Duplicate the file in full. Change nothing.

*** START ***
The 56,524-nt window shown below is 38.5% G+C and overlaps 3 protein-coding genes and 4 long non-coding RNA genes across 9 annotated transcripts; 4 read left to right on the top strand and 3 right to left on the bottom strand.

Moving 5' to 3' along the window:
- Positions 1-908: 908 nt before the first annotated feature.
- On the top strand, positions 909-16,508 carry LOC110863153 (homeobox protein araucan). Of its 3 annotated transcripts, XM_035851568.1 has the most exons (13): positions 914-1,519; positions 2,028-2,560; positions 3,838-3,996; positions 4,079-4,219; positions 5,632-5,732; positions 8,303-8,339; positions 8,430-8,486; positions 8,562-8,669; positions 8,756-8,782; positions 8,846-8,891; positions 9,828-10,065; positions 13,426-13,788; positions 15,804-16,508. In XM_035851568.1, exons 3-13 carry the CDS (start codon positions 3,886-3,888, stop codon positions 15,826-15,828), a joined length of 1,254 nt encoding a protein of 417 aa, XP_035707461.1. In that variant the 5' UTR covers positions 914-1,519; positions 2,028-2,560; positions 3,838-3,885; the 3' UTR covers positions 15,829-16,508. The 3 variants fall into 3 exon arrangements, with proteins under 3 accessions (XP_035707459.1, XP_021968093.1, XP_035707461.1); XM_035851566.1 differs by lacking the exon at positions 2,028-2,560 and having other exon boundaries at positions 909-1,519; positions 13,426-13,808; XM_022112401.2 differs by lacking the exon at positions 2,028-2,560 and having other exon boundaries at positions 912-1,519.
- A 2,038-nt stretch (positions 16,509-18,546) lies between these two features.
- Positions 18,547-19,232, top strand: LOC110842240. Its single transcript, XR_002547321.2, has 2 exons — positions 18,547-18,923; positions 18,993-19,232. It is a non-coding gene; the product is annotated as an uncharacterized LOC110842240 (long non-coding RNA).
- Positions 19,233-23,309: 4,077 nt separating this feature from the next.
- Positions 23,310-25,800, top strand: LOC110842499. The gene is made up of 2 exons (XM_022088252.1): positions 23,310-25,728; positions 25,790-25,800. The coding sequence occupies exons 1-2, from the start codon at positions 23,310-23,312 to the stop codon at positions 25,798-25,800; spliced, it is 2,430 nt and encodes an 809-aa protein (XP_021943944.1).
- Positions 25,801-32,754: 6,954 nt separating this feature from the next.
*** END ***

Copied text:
The 56,524-nt window shown below is 38.5% G+C and overlaps 3 protein-coding genes and 4 long non-coding RNA genes across 9 annotated transcripts; 4 read left to right on the top strand and 3 right to left on the bottom strand.

Moving 5' to 3' along the window:
- Positions 1-908: 908 nt before the first annotated feature.
- On the top strand, positions 909-16,508 carry LOC110863153 (homeobox protein araucan). Of its 3 annotated transcripts, XM_035851568.1 has the most exons (13): positions 914-1,519; positions 2,028-2,560; positions 3,838-3,996; positions 4,079-4,219; positions 5,632-5,732; positions 8,303-8,339; positions 8,430-8,486; positions 8,562-8,669; positions 8,756-8,782; positions 8,846-8,891; positions 9,828-10,065; positions 13,426-13,788; positions 15,804-16,508. In XM_035851568.1, exons 3-13 carry the CDS (start codon positions 3,886-3,888, stop codon positions 15,826-15,828), a joined length of 1,254 nt encoding a protein of 417 aa, XP_035707461.1. In that variant the 5' UTR covers positions 914-1,519; positions 2,028-2,560; positions 3,838-3,885; the 3' UTR covers positions 15,829-16,508. The 3 variants fall into 3 exon arrangements, with proteins under 3 accessions (XP_035707459.1, XP_021968093.1, XP_035707461.1); XM_035851566.1 differs by lacking the exon at positions 2,028-2,560 and having other exon boundaries at positions 909-1,519; positions 13,426-13,808; XM_022112401.2 differs by lacking the exon at positions 2,028-2,560 and having other exon boundaries at positions 912-1,519.
- A 2,038-nt stretch (positions 16,509-18,546) lies between these two features.
- Positions 18,547-19,232, top strand: LOC110842240. Its single transcript, XR_002547321.2, has 2 exons — positions 18,547-18,923; positions 18,993-19,232. It is a non-coding gene; the product is annotated as an uncharacterized LOC110842240 (long non-coding RNA).
- Positions 19,233-23,309: 4,077 nt separating this feature from the next.
- Positions 23,310-25,800, top strand: LOC110842499. The gene is made up of 2 exons (XM_022088252.1): positions 23,310-25,728; positions 25,790-25,800. The coding sequence occupies exons 1-2, from the start codon at positions 23,310-23,312 to the stop codon at positions 25,798-25,800; spliced, it is 2,430 nt and encodes an 809-aa protein (XP_021943944.1).
- Positions 25,801-32,754: 6,954 nt separating this feature from the next.